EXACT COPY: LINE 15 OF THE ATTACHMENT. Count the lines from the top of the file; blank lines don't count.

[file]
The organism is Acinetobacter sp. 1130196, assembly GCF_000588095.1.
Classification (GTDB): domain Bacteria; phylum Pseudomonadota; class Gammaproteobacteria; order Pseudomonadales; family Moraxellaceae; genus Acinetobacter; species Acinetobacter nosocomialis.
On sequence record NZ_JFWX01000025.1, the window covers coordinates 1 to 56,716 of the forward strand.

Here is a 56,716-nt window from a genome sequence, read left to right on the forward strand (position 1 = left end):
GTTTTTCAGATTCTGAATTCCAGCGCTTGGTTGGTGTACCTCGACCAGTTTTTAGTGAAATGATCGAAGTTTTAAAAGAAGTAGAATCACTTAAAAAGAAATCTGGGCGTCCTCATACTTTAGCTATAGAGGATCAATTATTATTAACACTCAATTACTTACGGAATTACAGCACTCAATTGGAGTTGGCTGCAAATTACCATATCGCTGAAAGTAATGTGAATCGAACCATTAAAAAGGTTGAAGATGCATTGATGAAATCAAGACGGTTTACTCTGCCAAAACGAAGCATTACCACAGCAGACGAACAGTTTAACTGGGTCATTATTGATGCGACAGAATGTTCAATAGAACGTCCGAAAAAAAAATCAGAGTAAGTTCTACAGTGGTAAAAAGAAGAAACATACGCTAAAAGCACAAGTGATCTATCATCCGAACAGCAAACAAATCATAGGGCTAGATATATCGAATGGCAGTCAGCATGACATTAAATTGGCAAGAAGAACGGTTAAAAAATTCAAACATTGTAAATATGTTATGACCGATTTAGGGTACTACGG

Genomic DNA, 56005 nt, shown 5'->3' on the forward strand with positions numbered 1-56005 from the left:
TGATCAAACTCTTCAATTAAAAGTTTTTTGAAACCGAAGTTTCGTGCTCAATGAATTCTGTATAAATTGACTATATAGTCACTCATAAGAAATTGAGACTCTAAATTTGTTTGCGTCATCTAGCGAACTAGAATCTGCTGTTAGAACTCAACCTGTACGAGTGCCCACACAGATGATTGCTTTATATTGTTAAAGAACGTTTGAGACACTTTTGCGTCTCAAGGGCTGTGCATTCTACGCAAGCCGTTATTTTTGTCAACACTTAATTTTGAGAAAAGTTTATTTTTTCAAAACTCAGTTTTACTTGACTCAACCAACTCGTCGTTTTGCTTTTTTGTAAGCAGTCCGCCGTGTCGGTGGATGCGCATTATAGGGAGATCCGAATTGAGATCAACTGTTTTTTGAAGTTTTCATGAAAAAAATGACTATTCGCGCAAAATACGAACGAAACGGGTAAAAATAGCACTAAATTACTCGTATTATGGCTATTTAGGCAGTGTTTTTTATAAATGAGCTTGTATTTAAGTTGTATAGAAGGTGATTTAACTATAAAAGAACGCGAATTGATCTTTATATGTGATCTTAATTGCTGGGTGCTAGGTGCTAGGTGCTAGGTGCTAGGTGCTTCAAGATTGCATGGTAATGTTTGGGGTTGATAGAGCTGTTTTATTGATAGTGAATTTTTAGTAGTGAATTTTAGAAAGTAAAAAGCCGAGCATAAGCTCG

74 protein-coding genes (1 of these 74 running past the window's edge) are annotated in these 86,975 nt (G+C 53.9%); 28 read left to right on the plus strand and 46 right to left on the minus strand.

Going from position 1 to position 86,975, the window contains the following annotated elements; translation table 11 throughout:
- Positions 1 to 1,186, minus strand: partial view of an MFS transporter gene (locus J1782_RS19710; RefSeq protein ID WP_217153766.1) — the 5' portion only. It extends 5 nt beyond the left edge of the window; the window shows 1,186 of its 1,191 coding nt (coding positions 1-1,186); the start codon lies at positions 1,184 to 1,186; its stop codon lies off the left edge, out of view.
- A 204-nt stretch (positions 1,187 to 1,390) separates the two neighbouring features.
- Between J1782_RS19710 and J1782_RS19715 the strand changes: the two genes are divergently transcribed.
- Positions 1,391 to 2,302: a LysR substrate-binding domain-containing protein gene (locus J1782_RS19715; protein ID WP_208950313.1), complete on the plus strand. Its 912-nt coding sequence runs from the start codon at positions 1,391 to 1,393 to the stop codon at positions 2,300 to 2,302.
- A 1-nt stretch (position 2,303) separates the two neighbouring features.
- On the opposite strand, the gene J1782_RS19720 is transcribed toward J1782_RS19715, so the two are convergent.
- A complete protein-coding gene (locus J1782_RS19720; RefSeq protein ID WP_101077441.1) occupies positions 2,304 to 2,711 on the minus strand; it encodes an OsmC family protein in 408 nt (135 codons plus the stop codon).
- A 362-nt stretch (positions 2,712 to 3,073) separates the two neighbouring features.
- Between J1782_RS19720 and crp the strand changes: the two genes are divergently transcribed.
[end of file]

- On the opposite strand, the gene J1782_RS19720 is transcribed toward J1782_RS19715, so the two are convergent.